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From ancient China, lessons in corporate health

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It was said that people paid retainer fees to their doctors in ancient China for maintaining good health. The payments would be stopped if a patient fell ill. This approach might seem unusual to Western consumers of healthcare. Each paradigm is unique and each has its merits. Perhaps the lessons learned from healthcare can be applied to business strategy.

An important part of corporate Engish speaking doctors in China is often entrusted to external-affairs teams. McKinsey recently examined how this function could be reinvented. The majority of executives understood the importance and necessity of stakeholder engagement, which is the core mandate of the function. However, the CEOs surveyed said that their organizations lack the capabilities to handle external affairs.

Although external affairs are also known as Corporate Affairs, they are not uniformly organized. Usually, there is a range of departments that deal with public relations, regulatory affairs and corporate social responsibility. What is the role of the function in keeping the business agile and competitive? One could draw on ancient Chinese wisdom to argue that the key for corporate longevity and health is preventing problems from arising, not fighting them.

Executives could use the following ideas to evaluate this premise:

1. Maintain strong advocacy skills to protect and advance business interests. Expand the scope of the function to consider the future and to allocate resources at least equal to the current challenges.

2. Allow the external affairs department to take a leadership role in some aspects of business strategy. Execution and formulation of strategy are two different things. Until the external affairs department has the right to be at the table when this is being decided, the function of business strategy will be reduced to focusing on the past and future rather than creating new opportunities.

3. Restructure incentives to reflect the achievements, breadth and strength of the corporate-affairs group, as well as the problems they have solved. A corporation must first be part of such networks to maximize the potential value of network, which experts believe will become an organizing principle for future economy.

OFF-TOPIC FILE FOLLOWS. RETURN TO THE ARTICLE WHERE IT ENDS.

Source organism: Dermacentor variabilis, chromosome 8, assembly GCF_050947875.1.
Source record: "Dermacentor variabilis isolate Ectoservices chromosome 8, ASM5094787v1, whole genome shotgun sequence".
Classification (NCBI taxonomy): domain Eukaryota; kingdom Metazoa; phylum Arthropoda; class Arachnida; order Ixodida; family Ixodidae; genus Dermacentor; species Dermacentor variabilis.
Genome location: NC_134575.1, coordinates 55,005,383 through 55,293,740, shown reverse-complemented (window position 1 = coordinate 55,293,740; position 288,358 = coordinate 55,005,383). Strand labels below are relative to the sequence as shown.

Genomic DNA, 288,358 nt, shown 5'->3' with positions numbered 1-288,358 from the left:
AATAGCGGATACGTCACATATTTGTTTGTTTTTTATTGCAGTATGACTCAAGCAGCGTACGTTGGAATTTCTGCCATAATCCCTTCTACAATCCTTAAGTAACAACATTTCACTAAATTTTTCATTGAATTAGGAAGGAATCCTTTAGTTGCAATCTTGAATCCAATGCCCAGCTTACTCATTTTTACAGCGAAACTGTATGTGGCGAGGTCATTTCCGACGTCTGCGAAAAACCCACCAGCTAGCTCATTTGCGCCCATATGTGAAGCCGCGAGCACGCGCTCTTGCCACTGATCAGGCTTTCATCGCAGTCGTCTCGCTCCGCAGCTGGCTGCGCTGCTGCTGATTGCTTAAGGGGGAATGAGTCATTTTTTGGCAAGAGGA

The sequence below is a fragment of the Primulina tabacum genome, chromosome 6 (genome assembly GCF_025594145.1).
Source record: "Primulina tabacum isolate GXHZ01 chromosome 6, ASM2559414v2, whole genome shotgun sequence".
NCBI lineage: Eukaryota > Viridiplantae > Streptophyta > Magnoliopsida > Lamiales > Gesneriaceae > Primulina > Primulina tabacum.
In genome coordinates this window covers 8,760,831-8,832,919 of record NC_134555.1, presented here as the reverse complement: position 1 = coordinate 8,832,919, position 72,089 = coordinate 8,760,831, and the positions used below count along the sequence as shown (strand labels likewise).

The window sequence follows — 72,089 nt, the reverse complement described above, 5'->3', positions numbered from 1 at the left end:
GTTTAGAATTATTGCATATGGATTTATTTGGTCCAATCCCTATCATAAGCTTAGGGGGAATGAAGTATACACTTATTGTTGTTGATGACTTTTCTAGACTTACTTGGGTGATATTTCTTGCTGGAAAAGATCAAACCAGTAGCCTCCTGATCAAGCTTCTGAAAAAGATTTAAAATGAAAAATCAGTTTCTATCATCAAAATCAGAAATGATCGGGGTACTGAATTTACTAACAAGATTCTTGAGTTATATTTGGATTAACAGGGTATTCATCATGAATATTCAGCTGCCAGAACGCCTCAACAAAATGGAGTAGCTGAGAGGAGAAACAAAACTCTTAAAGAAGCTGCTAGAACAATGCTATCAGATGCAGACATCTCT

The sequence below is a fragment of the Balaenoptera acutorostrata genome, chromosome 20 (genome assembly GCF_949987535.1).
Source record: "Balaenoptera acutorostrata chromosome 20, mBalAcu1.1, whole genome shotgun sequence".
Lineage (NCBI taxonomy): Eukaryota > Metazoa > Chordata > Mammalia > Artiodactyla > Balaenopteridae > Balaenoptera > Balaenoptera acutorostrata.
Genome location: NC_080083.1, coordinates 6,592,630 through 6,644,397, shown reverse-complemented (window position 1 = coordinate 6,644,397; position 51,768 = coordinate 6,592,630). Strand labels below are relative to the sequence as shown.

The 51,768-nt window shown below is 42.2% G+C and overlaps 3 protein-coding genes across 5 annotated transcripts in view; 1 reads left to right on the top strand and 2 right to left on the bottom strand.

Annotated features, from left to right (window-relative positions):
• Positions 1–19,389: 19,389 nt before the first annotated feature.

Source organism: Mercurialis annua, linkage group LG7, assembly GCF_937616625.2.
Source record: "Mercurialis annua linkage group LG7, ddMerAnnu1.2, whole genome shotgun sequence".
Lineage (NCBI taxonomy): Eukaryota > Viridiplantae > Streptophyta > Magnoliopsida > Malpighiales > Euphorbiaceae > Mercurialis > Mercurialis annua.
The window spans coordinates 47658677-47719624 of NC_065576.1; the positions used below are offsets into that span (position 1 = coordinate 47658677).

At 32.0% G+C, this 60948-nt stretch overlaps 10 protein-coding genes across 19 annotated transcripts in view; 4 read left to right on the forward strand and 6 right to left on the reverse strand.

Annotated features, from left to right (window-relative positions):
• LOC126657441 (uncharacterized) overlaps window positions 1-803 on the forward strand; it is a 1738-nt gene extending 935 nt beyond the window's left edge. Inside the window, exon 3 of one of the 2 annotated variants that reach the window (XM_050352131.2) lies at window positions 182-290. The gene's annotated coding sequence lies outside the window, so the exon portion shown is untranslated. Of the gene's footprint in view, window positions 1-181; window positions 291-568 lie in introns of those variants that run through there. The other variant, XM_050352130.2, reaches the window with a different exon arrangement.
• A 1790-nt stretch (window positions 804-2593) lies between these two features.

4. Recognize that it is nearly impossible to quantify the economic impact of external-affairs efforts (as McKinsey suggests), and the easiest solution is to admit that this function is crucial to value creation. It should therefore be staffed with highly skilled specialists, well-resourced and represented in all management processes. This proposal is unacceptable in the age of data-driven decision-making. However, the alternatives are worse. It is not a better choice to deprioritize and underfund the function, as the results it produces are hard to link with quarterly results.

Companies that are more mission-driven may have a greater impact than the practical consideration. The above adjustments may be made naturally, and not have to come from the top.

It is important to consider the changing nature and dynamics of competition in order to gain a better perspective on how external affairs can be reinvented. The focus of enterprises has shifted from product differentiation to process optimization to customer-experience design. Dov Seidman believes that the future will be dominated by the question of how corporations do business, and not what they do. Seidman argues in his book, “How” that corporate behavior will determine the future of competition. Seidman describes a world where all business transactions are transparent, thanks to the abundance of information. Proactive engagement with external stakeholders is key to sustainable competitive advantage in this context.

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